Bruce Maxwell Says He’s Received Death Threats Since Kneeling During Anthem
Chris Archer Wants to Take a Knee During Anthem, But Can’t Because Teammates Don’t Like It
Oakland A’s catcher Bruce Maxwell became the first MLB player to kneel during the national anthem on Friday night. Naturally, a lot of people are now wondering if he’s opened the flood gates.
On Sunday, Tampa Bay Rays ace Chris Archer, one of 62 African-Americans in MLB on opening day, was asked point blank by USA Today if he’d like to join Maxwell and take a knee or perform some other kind of protest. His answer was that he agrees with Maxwell, and that ideally he would join him in protesting inequality. However, his teammates’ thoughts on the matter prevent him from actually doing it.
Here is Archer’s thoughtful statement in its entirety:
“From the feedback that I’ve gotten from my teammates, I don’t think it would be the best thing to do for me, at this time. I agree with the message. I believe in equality.
“I don’t want to offend anybody. No matter how you explain it or justify it, some people just can’t get past the military element of it and it’s not something I want to do, is ruffle my teammates’ feathers on my personal views that have nothing to do with baseball.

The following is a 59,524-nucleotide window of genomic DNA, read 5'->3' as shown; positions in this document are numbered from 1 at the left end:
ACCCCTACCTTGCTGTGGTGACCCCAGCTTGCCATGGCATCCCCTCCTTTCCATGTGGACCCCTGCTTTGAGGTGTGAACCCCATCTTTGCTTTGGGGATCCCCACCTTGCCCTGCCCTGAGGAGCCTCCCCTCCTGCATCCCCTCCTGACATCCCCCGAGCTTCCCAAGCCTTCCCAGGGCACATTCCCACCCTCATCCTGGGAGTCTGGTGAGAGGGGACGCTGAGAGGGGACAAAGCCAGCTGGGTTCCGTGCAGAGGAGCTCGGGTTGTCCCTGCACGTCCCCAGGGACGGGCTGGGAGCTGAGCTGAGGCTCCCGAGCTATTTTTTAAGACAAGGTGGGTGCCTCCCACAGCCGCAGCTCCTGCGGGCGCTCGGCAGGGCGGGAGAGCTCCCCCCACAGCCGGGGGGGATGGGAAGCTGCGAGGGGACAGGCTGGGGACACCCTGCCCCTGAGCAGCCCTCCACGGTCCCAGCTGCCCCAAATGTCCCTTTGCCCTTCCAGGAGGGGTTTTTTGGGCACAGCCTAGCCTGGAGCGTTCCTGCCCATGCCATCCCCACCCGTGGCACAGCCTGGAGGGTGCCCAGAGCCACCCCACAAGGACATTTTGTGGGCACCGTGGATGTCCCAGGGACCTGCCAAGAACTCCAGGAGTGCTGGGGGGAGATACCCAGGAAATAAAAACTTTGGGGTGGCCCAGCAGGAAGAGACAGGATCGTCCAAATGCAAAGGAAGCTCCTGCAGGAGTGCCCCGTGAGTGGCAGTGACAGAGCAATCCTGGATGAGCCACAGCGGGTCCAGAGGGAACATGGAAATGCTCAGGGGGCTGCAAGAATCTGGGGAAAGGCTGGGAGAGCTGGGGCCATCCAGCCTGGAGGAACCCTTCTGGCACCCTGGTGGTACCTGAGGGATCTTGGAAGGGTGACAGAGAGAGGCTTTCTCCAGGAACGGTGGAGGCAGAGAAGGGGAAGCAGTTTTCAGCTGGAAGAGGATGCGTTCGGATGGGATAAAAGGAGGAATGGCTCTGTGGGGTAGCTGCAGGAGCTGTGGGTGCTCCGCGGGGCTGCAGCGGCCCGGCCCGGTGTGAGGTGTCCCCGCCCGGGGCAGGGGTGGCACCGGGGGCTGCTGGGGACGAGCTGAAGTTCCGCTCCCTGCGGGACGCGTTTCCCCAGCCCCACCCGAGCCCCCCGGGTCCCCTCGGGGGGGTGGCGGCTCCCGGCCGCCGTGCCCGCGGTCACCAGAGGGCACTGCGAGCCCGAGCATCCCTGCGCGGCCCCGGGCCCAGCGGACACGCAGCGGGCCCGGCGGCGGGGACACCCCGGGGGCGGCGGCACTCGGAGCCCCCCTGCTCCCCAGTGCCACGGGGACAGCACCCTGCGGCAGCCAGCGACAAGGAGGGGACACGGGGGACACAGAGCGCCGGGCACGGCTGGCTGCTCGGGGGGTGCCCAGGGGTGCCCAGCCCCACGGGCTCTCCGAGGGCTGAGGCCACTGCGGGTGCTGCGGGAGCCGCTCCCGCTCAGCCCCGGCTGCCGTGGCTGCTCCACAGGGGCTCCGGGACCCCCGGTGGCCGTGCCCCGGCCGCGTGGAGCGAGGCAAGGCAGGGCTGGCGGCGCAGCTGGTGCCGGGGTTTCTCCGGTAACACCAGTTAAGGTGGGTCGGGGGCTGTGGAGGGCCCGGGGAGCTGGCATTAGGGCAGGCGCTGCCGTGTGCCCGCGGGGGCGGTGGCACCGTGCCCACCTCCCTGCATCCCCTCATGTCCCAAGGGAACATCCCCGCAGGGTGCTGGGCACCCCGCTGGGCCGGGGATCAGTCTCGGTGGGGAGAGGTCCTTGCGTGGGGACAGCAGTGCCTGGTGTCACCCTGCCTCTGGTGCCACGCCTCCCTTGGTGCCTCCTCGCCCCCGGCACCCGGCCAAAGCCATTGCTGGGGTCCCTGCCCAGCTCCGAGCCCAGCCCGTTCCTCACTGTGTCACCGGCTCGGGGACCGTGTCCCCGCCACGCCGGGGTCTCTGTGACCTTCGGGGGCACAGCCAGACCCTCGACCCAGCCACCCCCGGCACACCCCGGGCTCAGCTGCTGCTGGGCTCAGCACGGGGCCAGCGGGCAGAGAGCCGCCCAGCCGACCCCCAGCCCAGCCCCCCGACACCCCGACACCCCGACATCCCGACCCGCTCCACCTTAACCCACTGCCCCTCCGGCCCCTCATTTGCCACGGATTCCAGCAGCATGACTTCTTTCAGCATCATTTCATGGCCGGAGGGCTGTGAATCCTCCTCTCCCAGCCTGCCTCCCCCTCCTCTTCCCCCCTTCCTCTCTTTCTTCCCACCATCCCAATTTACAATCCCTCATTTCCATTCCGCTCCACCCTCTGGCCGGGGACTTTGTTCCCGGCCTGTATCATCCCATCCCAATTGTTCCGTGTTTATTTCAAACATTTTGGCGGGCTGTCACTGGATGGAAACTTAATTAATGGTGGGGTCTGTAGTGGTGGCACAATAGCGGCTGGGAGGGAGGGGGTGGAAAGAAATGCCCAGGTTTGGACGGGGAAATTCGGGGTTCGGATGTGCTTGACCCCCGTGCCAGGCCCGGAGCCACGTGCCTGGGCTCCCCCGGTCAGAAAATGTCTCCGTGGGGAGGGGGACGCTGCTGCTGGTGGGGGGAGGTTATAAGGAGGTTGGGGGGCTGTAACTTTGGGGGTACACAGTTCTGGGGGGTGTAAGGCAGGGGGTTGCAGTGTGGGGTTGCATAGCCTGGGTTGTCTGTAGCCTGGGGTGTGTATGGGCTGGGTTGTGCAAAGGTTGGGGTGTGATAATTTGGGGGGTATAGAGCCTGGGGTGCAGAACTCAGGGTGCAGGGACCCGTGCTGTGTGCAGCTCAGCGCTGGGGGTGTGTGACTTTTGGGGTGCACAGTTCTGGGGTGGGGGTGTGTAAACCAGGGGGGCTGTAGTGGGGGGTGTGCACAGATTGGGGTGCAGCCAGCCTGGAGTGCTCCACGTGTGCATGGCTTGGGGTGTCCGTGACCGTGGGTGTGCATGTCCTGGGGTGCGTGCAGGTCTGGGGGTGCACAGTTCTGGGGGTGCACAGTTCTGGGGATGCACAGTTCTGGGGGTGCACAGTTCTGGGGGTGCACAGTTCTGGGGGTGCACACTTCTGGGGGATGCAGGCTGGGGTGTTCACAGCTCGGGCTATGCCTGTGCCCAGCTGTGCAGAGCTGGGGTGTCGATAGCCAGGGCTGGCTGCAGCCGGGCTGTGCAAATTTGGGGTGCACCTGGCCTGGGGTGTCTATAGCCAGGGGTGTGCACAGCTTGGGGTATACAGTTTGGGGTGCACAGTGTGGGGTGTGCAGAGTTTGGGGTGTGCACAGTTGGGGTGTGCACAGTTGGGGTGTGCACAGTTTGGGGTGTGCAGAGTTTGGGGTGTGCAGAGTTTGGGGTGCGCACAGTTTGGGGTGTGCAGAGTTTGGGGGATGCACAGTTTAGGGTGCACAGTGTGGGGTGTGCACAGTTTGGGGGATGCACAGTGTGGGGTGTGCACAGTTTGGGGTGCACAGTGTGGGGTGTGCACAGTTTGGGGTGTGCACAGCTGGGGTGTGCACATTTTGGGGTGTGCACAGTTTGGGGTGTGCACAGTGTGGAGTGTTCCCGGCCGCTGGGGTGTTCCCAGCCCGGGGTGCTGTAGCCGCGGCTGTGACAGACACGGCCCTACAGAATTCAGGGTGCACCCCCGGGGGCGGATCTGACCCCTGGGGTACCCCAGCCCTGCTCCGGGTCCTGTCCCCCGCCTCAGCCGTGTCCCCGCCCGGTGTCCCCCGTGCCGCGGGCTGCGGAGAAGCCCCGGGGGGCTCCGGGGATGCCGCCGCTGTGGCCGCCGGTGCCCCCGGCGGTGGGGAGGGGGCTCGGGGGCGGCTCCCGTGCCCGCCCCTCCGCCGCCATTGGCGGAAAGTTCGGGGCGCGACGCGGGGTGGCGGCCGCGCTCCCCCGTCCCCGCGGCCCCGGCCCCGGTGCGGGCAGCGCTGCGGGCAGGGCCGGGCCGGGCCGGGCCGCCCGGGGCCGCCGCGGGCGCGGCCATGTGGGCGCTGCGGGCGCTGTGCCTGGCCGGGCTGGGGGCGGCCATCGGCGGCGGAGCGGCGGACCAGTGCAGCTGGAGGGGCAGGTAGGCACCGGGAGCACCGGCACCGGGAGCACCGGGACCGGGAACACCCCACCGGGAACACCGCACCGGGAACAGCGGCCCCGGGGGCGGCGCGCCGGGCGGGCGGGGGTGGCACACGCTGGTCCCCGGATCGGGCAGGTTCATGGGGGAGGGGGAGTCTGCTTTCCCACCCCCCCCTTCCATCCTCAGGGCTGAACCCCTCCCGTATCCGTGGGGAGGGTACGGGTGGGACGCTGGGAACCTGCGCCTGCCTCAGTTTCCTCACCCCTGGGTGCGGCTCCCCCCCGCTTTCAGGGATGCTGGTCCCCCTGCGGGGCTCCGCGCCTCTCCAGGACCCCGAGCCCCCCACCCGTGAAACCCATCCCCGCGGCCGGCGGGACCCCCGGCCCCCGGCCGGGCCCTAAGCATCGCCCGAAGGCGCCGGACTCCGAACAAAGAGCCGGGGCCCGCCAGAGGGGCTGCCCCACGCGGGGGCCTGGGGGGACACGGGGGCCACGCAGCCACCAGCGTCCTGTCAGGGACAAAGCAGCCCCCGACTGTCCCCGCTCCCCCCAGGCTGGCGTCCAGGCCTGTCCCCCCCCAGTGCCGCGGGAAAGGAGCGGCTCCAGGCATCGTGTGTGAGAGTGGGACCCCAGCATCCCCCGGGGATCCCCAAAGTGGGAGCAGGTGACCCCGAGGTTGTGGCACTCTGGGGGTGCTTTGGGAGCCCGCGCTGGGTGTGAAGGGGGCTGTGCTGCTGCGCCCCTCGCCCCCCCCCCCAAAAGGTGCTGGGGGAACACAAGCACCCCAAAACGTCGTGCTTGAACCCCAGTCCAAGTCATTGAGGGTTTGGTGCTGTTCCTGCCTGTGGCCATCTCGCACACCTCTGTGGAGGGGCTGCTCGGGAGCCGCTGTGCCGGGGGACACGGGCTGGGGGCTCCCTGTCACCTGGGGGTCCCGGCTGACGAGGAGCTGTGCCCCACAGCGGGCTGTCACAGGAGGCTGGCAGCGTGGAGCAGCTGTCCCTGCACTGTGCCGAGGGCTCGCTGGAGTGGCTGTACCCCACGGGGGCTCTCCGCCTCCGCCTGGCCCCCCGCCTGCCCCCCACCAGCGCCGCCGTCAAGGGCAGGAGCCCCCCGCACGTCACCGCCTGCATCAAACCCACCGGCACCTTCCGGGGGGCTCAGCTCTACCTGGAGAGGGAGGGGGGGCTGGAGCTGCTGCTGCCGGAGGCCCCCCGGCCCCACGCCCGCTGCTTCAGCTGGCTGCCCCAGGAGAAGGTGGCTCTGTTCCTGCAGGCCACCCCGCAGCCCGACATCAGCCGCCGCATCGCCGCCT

“It did take a while in baseball, I think mainly because the other sports that do that are predominantly black. Our sport isn’t, so I think the criticism might be a little more harsh. It took somebody really special that had a unique background to take that leap.
“The way he went about it was totally, I think, as respectful as possible, just letting everybody know that this doesn’t have anything to do with the military, first and foremost, noting that he has family members that are in the military. It’s a little bit tougher for baseball players to make that leap, but I think he was the right person to do it.”
In case you missed it, here is Maxwell’s explanation for his protest:
Bruce Maxwell: pic.twitter.com/fRaVHf2gPs
— Jane Lee (@JaneMLB) September 24, 2017